This hearty winter stew can be made with either lamb or beef and is flavoured with your choice of stout beer or red wine. We thicken it with a traditional butter paste known as a beurre manié.

Yield: Serves 8.



  • 3 lb (1.5 kg) boneless lamb, cubed or boneless beef chuck steak, cubed
  • 1/2 tsp salt
  • 1/2 tsp freshly ground pepper
  • 1 tbsp canola oil
  • 1/2 cup stout or dry red wine
  • 8 cups chicken broth or water
  • 4 cups cubed peeled yellow potatoes (½ inch)
  • 2 cups chopped onions
  • 1 cup cubed carrots (½ inch)
  • 1 cup cubed parsnips or turnips (½ inch)
  • 5 cloves garlic, finely chopped
  • 3 sprigs fresh thyme*
  • 2 sprigs fresh rosemary*
  • 2 bay leaves*
  • 1/3 cup all-purpose flour
  • 1/3 cup salted butter, softened
  • 1 1/2 cups frozen green peas


  1. Sprinkle lamb with salt and pepper.
  2. Heat oil in a Dutch oven over medium-high heat. Add lamb and cook, stirring, for 5 minutes. Reduce heat to medium.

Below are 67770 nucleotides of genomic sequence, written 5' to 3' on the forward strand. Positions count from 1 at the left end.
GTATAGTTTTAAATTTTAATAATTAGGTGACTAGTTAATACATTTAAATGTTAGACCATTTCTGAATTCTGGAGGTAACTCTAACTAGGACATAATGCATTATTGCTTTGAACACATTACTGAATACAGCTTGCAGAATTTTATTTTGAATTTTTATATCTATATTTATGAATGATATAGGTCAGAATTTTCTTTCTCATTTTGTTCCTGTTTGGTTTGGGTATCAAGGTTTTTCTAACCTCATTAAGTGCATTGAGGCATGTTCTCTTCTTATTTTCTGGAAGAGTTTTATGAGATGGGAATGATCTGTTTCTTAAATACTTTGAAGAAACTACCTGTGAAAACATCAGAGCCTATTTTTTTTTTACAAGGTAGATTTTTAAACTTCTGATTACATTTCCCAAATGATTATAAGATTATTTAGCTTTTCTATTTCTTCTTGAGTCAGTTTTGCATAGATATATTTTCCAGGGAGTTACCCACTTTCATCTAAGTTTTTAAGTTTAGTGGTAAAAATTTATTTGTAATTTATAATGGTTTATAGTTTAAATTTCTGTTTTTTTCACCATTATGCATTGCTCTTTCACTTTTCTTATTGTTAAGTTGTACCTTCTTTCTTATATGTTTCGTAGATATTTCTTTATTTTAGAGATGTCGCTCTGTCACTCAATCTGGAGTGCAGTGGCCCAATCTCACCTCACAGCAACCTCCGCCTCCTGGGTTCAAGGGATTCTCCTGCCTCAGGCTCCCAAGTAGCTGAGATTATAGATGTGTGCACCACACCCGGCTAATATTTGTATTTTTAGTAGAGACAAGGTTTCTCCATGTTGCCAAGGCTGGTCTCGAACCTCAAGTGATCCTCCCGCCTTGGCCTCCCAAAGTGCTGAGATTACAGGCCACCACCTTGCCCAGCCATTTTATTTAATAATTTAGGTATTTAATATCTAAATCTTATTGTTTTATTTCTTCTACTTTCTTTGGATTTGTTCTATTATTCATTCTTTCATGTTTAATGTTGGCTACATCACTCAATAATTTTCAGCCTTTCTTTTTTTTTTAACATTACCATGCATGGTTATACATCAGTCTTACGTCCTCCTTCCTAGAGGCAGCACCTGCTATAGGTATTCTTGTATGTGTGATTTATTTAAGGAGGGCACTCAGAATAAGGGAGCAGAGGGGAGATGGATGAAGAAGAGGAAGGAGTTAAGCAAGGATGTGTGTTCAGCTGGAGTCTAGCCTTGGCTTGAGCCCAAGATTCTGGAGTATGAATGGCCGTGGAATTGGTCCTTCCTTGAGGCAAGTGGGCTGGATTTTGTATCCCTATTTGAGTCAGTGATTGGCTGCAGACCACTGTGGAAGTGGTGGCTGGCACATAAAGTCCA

3. Add stout and cook, scraping to loosen browned bits. Cook, stirring, until liquid is reduced by half, about 8 – 10 minutes.
  4. Add broth, potatoes, onions, carrots, parsnips, garlic, thyme, rosemary and bay leaves; stir to combine. Bring to a boil. Reduce heat and simmer, uncovered, stirring occasionally, until vegetables are tender, about 20 – 25 minutes.
  5. Meanwhile, knead flour into butter to form a paste; set aside.
  6. Remove and discard thyme, rosemary and bay leaves from lamb mixture. Add butter paste and cook, stirring, to dissolve. Bring to a boil.
  7. Reduce heat and simmer, uncovered, stirring occasionally, until slightly thickened, about 5 minutes.
  8. Stir in peas and cook, uncovered, stirring occasionally, for 2 minutes. Serve immediately.
Nutritional analysis per serving:

436 calories, 16.1 g fat, 42.9 g protein, 30.1 g carbohydrate, 4.5 g fibre, 873 mg sodium


We used Guinness Draught for the stout in this recipe.


The butter paste made in this recipe is called a beurre manié, which literally means “kneaded butter”. A beurre manié is traditionally used to help thicken sauces.